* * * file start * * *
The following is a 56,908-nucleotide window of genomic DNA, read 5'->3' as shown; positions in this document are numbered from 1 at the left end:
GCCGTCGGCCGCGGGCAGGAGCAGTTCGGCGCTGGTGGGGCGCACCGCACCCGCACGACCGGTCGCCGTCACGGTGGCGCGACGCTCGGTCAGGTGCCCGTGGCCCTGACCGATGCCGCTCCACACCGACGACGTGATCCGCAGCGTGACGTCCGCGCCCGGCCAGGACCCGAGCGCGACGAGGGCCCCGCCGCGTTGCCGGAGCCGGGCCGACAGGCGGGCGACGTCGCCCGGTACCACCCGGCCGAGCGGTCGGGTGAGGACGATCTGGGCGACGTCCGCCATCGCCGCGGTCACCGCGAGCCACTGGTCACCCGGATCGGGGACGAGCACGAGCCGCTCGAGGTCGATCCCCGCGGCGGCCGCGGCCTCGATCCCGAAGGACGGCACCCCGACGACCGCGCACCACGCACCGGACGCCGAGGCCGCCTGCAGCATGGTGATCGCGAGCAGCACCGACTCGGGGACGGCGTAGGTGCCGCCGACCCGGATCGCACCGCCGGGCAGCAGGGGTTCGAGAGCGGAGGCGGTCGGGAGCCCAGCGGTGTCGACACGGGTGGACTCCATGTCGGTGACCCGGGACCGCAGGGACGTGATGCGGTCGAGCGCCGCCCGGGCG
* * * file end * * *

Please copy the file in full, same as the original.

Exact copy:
The following is a 56,908-nucleotide window of genomic DNA, read 5'->3' as shown; positions in this document are numbered from 1 at the left end:
GCCGTCGGCCGCGGGCAGGAGCAGTTCGGCGCTGGTGGGGCGCACCGCACCCGCACGACCGGTCGCCGTCACGGTGGCGCGACGCTCGGTCAGGTGCCCGTGGCCCTGACCGATGCCGCTCCACACCGACGACGTGATCCGCAGCGTGACGTCCGCGCCCGGCCAGGACCCGAGCGCGACGAGGGCCCCGCCGCGTTGCCGGAGCCGGGCCGACAGGCGGGCGACGTCGCCCGGTACCACCCGGCCGAGCGGTCGGGTGAGGACGATCTGGGCGACGTCCGCCATCGCCGCGGTCACCGCGAGCCACTGGTCACCCGGATCGGGGACGAGCACGAGCCGCTCGAGGTCGATCCCCGCGGCGGCCGCGGCCTCGATCCCGAAGGACGGCACCCCGACGACCGCGCACCACGCACCGGACGCCGAGGCCGCCTGCAGCATGGTGATCGCGAGCAGCACCGACTCGGGGACGGCGTAGGTGCCGCCGACCCGGATCGCACCGCCGGGCAGCAGGGGTTCGAGAGCGGAGGCGGTCGGGAGCCCAGCGGTGTCGACACGGGTGGACTCCATGTCGGTGACCCGGGACCGCAGGGACGTGATGCGGTCGAGCGCCGCCCGGGCG